Similarly, Arun Chawla, director general, FICCI, expressed gratefulness to the regulator for appreciating industry’s issues concerning splitting the posts of chairman and managing director, the move that might weaken entrepreneurial spirit and hamper the business environment of the country. To quote, Arun Chawla, “FICCI had highlighted this particular issue multiple times and true to the spirit of the current dispensation, Sebi has heeded to our suggestions and given a huge relief to industry, which is struggling to revive economic growth amidst multiple waves of the pandemic. Responsible self-regulation with adequate disclosures and accountability is the mantra,”

Family-run-businesses which make a significant contribution to GDP, employment and economic growth and account for about 60 percent of the top 500 listed companies in India, are among entities that are most impacted by SEBI’s proposed MD/chairman split. The move will affect succession planning as the MD’s position is often a preparatory one for the next generation family member before the person becomes the chairman.

Many business entities too have shown reservations against this provision. According to Bajaj Finserv chairman and MD, Sanjiv Bajaj, the provision to split two posts will weaken India’s competitiveness; as most businesses in India are family owned, where knowledge and experience is passed from one generation to another. Sangita Reddy, Jt. MD Apollo Hospitals opined that such a move could act as counter balance where independent directors will be more inclined towards choosing the best candidate, much in line with the company promoter’s interest.

Considering unsatisfactory compliance to the provision of split of the two posts of MD and chairman, representations from industry, constraints posed by the prevailing pandemic situation, and also with a view to enable the companies to plan for a smoother transition, as a way forward, the SEBI decided that this provision may not be retained as a mandatory requirement and instead be made applicable to the listed entities on a voluntary basis,”

The reprieve is expected to benefit hundreds of companies, having the same individual as chairperson and MD/CEO. Such companies include Reliance Industries, Bajaj Finserv, Adani Ports.

Thus, the Sebi decision to split MD and Chairman role among top 500 listed companies has been deferred and compliance by companies has been made voluntary. To strengthen it, following issues need consideration:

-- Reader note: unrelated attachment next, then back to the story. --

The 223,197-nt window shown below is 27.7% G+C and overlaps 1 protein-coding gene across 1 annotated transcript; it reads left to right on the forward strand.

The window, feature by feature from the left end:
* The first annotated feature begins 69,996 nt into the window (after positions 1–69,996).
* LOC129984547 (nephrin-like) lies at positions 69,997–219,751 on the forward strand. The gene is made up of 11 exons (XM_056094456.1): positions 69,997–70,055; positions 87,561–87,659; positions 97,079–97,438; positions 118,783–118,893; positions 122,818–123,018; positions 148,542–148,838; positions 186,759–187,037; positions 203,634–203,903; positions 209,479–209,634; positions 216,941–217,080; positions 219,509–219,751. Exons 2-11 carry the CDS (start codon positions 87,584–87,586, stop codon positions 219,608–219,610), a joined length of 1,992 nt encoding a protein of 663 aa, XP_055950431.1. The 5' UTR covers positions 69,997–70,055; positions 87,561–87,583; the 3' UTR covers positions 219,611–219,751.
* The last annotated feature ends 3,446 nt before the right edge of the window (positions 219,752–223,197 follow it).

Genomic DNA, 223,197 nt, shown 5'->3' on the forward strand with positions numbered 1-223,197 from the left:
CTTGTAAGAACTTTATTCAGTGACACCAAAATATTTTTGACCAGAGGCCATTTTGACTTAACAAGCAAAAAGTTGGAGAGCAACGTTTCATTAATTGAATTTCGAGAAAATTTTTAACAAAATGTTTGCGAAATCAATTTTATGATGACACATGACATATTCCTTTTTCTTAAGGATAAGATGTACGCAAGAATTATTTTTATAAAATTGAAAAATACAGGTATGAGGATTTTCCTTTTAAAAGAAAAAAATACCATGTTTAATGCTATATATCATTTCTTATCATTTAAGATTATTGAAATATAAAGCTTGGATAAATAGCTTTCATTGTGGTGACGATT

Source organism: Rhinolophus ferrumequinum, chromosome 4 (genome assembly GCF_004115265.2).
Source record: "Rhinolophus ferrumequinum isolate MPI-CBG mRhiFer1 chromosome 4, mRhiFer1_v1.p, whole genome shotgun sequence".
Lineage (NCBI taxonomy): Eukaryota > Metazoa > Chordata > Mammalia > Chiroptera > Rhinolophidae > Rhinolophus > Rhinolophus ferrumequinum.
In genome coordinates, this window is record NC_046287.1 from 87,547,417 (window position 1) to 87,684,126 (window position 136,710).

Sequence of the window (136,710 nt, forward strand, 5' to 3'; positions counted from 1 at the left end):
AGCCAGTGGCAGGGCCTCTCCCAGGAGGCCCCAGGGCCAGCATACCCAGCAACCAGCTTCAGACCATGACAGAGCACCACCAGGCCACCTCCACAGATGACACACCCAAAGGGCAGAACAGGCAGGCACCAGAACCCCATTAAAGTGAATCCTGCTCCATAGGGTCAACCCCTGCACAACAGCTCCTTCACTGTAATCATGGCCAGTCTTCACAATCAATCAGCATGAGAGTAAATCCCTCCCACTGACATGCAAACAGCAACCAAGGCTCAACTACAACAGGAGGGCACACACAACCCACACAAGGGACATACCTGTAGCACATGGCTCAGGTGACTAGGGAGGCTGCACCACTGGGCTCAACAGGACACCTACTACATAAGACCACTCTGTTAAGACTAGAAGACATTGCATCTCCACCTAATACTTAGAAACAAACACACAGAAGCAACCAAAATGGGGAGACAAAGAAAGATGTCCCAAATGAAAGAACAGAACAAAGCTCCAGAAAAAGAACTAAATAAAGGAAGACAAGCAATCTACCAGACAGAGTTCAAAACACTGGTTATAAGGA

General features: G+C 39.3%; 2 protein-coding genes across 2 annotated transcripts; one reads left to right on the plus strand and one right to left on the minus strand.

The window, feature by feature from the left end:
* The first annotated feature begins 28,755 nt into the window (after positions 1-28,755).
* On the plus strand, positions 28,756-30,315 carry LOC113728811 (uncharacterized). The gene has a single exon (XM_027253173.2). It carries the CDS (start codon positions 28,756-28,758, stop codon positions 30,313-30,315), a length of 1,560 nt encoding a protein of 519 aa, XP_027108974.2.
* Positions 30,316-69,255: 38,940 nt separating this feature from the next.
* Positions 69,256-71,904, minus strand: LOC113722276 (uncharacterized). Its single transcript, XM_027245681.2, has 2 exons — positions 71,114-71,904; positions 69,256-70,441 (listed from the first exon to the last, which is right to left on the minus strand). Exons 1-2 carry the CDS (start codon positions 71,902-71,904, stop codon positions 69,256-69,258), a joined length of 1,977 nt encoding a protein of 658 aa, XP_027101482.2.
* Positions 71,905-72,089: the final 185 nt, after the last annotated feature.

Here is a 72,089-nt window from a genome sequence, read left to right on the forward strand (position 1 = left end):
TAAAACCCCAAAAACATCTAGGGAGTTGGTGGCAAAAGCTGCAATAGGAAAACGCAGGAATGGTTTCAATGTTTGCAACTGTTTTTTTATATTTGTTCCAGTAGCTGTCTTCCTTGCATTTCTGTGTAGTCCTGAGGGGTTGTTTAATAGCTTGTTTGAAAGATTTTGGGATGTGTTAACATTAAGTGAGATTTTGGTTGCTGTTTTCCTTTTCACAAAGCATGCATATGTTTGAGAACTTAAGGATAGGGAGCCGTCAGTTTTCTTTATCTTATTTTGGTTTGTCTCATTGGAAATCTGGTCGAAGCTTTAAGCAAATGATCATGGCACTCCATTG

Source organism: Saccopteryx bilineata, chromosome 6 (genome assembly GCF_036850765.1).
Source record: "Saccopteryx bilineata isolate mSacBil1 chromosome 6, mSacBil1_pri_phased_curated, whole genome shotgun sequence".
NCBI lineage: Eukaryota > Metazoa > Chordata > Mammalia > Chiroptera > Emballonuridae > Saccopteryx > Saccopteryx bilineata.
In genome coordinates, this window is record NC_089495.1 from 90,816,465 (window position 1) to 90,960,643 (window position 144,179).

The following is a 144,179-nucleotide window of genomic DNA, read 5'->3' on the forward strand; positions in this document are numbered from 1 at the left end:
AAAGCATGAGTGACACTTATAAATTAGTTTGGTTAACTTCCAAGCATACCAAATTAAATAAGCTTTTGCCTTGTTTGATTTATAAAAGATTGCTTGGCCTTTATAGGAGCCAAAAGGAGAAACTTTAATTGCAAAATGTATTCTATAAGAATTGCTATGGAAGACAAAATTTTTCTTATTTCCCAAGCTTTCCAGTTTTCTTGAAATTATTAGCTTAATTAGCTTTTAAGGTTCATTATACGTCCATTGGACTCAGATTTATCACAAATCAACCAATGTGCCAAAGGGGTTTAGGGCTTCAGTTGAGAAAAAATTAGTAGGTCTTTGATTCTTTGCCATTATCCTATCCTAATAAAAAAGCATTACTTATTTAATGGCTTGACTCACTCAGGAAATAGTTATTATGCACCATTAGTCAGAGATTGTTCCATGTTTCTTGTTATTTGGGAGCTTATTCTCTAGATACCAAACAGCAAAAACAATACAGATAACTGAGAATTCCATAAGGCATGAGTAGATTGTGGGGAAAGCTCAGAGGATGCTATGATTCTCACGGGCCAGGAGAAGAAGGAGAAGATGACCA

• Provision for split of two roles would lead to over-regulations and abrogation of the shareholders democracy and over-ride their authority to determine how does the company leadership function. Further, it would hinder the ease of doing business by interfering in the company’s internal operations? This is particularly so for the functioning, and to smoothen succession planning among family-owned businesses.
• Rather, efforts should be to strengthen the system of board of directors and also the system of independent directors. For strengthening of the corporate governance system, functioning of the Audit Committee and the Committee for the Protection of Investors’ interest, norms for inclusion of independent directors should be streamlined so as to oversee the management of the company and to put a check on concentration of power in a single individual. Institutional shareholders have a bigger role in making the system of directorship and company management by overseeing their operations.
• In cases, the two roles are with a single person, has it led to weakening of their system of corporate governance? Findings and observations of the 21-members Panel constituted by the Sebi for the purpose could be a useful indicator.
• Certain companies abroad favouring split in two positions, has such practice of split been done voluntarily or under some regulation?
• Policy of role split among state public sector banks and public corporations is certainly of relevance because of government ownership and control, and also as they do not involve the practice of succession-planning, a normal practice among family-owned companies

(Author: Dr. Nand L. Dhameja, Professor Emeritus, FMS, Manav Rachna International Institute of Research & Studies, Faridabad)